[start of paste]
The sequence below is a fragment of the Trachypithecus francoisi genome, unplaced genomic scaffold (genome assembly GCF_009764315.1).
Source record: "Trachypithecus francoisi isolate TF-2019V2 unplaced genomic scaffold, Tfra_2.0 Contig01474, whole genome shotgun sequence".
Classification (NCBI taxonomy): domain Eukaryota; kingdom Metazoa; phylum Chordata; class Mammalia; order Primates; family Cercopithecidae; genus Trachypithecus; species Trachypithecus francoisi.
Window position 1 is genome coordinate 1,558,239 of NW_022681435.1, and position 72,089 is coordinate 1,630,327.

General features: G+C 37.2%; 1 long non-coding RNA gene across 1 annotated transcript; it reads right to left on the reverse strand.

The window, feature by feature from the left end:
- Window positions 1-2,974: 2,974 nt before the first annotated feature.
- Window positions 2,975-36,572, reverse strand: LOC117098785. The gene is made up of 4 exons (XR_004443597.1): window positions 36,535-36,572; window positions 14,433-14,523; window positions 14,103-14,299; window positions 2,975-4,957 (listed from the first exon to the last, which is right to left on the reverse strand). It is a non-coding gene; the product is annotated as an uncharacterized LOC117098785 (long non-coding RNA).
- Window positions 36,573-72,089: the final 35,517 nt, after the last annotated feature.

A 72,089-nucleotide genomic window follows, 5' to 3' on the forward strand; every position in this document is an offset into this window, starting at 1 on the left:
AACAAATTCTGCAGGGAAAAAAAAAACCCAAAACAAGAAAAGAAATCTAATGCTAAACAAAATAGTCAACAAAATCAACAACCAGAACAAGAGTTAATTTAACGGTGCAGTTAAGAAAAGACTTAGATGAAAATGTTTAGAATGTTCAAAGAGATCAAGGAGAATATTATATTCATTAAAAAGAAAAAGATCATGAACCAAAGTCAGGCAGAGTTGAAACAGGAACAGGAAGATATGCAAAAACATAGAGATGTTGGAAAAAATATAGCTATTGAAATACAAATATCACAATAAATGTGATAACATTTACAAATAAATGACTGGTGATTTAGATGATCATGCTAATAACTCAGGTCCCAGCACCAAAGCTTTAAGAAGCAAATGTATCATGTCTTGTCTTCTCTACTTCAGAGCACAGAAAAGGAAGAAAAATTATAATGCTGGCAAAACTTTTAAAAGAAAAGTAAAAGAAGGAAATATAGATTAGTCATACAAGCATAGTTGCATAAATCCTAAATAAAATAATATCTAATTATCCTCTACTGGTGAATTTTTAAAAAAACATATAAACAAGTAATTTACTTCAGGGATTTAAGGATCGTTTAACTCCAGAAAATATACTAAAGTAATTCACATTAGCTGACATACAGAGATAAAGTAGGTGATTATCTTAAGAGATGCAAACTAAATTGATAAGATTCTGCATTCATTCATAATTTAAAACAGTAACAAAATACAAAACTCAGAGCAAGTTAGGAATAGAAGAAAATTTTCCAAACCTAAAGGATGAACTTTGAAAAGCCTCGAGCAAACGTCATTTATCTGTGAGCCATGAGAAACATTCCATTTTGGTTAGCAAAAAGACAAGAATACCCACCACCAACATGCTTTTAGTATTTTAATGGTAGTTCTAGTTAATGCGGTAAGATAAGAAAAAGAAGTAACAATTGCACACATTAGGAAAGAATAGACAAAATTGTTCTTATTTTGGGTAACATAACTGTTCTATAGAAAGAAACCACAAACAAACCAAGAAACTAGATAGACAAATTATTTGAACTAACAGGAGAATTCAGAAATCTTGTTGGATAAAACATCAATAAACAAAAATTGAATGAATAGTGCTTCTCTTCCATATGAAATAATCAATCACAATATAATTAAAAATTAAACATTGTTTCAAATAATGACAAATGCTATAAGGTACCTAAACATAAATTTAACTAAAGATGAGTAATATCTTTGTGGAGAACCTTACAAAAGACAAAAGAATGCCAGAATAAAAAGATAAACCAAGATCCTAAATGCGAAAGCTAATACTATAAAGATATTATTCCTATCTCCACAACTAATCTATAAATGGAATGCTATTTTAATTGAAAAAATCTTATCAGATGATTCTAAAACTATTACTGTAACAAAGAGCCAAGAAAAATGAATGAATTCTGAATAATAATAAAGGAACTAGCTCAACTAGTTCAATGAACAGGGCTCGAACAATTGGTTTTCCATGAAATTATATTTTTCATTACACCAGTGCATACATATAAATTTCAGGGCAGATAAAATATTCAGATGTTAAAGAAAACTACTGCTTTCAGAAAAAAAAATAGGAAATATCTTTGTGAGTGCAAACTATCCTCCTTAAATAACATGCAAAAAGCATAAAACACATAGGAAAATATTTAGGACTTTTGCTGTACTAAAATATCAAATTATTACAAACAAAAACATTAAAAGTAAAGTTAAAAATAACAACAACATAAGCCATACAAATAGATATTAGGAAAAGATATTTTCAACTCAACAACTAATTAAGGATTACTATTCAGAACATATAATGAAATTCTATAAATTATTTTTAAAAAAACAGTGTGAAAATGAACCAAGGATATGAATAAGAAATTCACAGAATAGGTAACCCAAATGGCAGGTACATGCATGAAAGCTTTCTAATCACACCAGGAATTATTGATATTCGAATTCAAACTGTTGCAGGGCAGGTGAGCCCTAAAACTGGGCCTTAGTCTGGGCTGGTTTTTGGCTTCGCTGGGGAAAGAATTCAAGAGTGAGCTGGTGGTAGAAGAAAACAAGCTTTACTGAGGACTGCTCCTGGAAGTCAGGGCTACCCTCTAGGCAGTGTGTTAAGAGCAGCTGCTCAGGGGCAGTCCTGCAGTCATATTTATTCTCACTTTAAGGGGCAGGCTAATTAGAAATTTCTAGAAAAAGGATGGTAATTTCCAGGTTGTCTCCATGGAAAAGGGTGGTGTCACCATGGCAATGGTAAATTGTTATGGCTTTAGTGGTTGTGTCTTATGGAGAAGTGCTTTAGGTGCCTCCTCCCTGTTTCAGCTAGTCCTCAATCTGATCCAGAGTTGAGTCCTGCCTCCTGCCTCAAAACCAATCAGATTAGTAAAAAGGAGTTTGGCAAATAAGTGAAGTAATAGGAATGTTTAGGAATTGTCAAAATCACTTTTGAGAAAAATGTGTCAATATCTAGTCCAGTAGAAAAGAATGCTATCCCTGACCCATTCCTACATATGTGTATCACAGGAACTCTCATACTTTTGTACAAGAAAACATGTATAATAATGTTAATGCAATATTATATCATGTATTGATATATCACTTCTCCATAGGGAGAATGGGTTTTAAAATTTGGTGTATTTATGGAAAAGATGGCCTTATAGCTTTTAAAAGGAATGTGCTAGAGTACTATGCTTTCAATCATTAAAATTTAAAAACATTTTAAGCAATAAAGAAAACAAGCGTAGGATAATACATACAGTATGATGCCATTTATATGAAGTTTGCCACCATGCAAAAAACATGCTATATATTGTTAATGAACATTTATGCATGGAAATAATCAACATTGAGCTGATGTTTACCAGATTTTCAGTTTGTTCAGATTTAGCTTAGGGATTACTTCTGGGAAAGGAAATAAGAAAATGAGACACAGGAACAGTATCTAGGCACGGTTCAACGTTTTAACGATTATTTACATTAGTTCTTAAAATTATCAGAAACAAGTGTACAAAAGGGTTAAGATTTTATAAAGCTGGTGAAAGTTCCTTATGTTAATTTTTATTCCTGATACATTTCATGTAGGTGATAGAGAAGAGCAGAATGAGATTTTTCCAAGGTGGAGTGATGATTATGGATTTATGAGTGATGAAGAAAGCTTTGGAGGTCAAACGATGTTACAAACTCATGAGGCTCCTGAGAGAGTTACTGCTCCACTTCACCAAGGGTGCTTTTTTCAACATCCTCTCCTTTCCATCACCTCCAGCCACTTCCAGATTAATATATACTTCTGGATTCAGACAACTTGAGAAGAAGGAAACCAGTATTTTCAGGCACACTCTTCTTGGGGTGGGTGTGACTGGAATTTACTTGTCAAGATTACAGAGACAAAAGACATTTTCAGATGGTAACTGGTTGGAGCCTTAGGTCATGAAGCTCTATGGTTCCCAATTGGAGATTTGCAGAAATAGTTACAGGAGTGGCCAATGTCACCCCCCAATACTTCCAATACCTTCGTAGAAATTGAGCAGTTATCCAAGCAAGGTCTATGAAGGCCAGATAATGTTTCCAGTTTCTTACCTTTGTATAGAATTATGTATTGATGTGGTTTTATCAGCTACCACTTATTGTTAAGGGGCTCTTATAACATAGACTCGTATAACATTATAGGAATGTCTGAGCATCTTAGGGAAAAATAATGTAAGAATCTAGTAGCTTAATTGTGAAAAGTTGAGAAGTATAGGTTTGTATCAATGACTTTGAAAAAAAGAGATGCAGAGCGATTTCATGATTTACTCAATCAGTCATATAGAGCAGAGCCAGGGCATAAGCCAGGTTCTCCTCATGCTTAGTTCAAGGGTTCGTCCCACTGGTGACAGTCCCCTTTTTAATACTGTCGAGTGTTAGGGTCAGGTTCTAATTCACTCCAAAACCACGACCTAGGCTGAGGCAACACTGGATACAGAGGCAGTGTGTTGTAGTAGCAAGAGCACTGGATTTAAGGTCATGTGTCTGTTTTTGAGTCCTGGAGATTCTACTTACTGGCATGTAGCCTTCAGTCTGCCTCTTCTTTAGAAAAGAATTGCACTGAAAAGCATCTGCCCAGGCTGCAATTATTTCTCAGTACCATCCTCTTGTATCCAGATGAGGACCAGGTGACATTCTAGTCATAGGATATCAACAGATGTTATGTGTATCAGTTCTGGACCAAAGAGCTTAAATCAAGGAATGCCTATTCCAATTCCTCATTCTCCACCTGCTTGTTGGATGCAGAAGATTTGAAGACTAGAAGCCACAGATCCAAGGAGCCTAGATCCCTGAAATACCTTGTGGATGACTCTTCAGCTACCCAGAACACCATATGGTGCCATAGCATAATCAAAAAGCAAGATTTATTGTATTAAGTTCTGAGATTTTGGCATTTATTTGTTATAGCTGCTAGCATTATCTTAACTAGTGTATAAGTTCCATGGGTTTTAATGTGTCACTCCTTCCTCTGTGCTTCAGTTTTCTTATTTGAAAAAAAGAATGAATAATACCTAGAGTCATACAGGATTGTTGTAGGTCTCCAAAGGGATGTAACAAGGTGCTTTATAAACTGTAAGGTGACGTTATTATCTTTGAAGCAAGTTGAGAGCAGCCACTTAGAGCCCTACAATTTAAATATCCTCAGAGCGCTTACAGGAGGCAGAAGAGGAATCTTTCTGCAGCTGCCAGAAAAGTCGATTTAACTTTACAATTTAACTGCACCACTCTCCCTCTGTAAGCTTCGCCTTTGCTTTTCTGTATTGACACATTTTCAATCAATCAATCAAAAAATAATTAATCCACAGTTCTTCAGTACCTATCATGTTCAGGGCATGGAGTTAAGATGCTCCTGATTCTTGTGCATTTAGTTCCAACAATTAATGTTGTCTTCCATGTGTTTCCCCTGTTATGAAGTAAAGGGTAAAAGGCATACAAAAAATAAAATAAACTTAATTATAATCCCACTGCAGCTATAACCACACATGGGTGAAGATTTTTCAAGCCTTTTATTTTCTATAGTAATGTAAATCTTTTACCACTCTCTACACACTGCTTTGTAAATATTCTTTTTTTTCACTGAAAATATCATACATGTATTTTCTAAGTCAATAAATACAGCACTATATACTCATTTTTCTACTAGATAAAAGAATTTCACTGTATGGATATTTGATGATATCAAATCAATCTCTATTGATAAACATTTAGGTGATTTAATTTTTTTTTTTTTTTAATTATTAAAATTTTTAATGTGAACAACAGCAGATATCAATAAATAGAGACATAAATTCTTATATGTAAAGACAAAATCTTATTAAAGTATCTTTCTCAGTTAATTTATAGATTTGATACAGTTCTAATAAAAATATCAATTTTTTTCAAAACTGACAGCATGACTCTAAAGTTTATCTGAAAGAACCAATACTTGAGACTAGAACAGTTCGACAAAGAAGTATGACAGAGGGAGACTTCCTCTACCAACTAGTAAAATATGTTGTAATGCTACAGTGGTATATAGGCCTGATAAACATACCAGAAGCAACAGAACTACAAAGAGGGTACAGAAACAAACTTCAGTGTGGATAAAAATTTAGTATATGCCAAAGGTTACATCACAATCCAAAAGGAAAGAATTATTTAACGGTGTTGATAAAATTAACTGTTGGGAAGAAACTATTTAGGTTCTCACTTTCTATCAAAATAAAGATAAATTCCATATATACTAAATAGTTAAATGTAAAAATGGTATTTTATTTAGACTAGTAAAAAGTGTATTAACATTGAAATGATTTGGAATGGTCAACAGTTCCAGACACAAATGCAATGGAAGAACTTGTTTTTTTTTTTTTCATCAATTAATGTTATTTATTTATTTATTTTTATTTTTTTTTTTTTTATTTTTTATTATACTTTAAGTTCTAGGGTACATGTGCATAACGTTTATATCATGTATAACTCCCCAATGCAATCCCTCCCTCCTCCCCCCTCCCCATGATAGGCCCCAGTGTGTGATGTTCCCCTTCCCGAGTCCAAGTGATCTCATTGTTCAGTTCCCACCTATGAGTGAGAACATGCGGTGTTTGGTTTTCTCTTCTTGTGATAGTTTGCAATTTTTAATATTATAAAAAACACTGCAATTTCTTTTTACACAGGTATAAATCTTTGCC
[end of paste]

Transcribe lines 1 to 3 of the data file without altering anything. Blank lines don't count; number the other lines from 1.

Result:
The sequence below is a fragment of the Trachypithecus francoisi genome, unplaced genomic scaffold (genome assembly GCF_009764315.1).
Source record: "Trachypithecus francoisi isolate TF-2019V2 unplaced genomic scaffold, Tfra_2.0 Contig01474, whole genome shotgun sequence".
Classification (NCBI taxonomy): domain Eukaryota; kingdom Metazoa; phylum Chordata; class Mammalia; order Primates; family Cercopithecidae; genus Trachypithecus; species Trachypithecus francoisi.